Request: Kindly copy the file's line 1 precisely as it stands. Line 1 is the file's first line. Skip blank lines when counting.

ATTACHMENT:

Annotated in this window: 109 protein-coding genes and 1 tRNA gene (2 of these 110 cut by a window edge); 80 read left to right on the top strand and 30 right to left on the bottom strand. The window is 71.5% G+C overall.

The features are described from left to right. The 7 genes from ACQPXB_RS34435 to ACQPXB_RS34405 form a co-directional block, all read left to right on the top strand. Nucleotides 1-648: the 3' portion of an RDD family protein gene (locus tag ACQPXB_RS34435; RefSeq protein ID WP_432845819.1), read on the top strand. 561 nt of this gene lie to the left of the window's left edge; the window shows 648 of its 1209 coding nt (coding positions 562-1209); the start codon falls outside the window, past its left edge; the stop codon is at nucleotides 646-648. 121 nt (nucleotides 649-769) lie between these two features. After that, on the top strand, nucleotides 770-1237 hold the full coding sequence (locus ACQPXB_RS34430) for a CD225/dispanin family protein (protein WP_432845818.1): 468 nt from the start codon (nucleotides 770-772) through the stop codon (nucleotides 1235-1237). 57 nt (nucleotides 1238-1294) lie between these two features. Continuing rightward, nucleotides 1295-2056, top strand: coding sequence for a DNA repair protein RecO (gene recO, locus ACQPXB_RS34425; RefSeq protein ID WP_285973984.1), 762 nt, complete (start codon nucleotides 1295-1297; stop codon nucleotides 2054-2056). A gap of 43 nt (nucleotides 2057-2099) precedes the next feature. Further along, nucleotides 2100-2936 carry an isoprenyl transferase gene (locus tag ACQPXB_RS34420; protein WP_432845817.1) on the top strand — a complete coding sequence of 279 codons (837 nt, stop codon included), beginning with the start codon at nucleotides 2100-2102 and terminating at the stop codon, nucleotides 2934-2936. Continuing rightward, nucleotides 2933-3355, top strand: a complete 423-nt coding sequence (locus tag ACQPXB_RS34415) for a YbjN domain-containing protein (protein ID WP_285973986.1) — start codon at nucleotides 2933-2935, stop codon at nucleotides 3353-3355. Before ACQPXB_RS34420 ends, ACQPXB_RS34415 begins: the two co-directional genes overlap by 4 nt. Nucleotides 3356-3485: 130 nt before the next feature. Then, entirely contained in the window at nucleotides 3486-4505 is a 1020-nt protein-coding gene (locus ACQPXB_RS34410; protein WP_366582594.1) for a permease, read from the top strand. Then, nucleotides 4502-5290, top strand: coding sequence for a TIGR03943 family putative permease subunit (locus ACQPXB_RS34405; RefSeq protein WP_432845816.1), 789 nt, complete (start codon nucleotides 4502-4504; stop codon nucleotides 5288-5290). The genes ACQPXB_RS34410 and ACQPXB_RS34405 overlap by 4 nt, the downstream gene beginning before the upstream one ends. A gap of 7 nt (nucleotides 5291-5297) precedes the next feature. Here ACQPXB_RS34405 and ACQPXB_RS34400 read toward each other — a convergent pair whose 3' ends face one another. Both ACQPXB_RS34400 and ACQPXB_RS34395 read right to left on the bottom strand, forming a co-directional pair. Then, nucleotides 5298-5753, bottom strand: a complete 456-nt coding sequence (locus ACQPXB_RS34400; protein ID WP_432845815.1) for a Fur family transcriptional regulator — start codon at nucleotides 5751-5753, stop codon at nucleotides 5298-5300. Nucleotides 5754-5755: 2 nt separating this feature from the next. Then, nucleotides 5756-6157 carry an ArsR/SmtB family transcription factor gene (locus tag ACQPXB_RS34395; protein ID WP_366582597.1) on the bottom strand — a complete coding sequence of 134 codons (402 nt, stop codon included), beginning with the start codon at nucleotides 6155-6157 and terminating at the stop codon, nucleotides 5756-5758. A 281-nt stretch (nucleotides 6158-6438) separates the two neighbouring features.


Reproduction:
Annotated in this window: 109 protein-coding genes and 1 tRNA gene (2 of these 110 cut by a window edge); 80 read left to right on the top strand and 30 right to left on the bottom strand. The window is 71.5% G+C overall.